Six months after their homes with energy upgrades, Bedford saluted yet another couple of dozen this week as pioneers in energy conservation.
In a town hall ceremony similar to last December’s, residents taking advantage of the Energize Bedford program—which looks to cut home energy consumption by 10 to 40 percent—left with a seal, a participation certificate and the thanks of grateful town officials.
A leader in northern Westchester’s energy-conservation efforts, Bedford has targeted a 20 percent reduction in energy use by 2020. “Each of you,” Supervisor Lee V.A. Roberts told the certificate holders, “is helping us toward our goal, and we congratulate you.”
Tom Bregman, director of the Retrofit Project Program, made clear Tuesday just how far out in front Bedford has sprinted in energy-conservation efforts since roughly the end of 2010. Addressing the board and a large town hall audience, Bregman noted that Bedford residents—barely 10 percent of northern Westchester’s population—have initiated a third of all the area’s home-performance upgrades.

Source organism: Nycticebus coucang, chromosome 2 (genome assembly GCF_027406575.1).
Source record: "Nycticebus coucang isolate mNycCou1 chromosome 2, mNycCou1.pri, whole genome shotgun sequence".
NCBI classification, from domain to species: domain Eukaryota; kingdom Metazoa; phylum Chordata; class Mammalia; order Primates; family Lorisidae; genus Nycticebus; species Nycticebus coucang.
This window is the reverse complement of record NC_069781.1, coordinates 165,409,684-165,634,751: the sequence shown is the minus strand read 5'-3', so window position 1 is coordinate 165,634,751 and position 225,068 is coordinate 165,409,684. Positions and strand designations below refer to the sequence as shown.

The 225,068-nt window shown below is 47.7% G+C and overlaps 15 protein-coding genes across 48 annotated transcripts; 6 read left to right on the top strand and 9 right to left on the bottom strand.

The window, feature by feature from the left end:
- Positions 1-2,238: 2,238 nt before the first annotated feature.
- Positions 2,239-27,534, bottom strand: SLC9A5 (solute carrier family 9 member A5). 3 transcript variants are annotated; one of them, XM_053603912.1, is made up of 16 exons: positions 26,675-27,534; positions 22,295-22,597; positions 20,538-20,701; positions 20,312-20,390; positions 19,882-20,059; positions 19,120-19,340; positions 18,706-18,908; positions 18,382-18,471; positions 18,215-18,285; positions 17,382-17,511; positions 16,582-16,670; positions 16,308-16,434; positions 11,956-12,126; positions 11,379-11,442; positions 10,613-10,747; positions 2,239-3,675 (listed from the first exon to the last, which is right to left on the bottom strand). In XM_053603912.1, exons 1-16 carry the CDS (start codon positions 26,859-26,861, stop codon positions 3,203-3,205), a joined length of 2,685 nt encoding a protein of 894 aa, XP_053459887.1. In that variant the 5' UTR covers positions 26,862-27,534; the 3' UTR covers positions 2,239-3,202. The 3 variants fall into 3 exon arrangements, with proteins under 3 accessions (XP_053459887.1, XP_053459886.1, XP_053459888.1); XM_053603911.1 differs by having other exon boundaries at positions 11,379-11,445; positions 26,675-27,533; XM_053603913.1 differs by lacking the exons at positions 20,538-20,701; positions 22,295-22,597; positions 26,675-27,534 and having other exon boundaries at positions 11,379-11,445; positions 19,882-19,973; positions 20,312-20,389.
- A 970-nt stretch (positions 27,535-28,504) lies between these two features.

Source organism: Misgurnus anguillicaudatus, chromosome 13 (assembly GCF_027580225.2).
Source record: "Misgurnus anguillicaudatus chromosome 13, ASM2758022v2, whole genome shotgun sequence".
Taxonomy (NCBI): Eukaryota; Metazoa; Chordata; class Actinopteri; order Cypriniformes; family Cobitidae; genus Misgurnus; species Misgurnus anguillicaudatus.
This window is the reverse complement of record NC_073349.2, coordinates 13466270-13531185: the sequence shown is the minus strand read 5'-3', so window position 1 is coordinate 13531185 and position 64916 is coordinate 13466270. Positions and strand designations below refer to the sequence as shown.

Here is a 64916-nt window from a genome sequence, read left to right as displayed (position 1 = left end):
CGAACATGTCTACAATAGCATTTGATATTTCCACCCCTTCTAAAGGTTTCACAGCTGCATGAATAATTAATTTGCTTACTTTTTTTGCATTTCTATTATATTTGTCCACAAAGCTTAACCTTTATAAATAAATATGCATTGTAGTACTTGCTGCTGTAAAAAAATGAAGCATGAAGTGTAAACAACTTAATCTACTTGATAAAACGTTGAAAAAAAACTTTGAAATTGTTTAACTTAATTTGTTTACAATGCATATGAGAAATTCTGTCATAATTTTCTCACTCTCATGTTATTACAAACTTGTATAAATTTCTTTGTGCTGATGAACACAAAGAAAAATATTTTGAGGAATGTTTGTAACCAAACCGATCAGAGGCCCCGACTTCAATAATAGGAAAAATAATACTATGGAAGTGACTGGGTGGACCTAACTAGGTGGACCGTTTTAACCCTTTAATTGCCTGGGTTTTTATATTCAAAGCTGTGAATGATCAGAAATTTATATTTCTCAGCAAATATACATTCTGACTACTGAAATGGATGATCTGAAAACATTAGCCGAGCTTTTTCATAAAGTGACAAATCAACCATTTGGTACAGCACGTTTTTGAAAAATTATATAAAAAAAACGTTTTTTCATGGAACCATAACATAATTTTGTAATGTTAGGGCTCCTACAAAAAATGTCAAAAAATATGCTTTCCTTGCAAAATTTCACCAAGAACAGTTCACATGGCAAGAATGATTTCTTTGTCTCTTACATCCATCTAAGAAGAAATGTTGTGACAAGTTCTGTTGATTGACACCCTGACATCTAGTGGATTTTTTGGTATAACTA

“What has happened has been dramatic,” Bregman said, “and it’s happened in the last 18 months.”
Bregman’s wide-angle focus goes with the territory, literally, for the retrofit director. While his job began as a town position, it was understood from the start—and spelled out in the federal grant money that funds it—that the program will expand its borders. Ultimately, Energize opportunities are expected to be available in all 14 communities of the Northern Westchester Energy Action Coalition.
Already, Bregman told his town hall audience, additional Energize programs are under way in the towns of Somers and New Castle as well as both the town and village of Ossining. Plans are on the drawing board, he said, for launches in three or four more towns.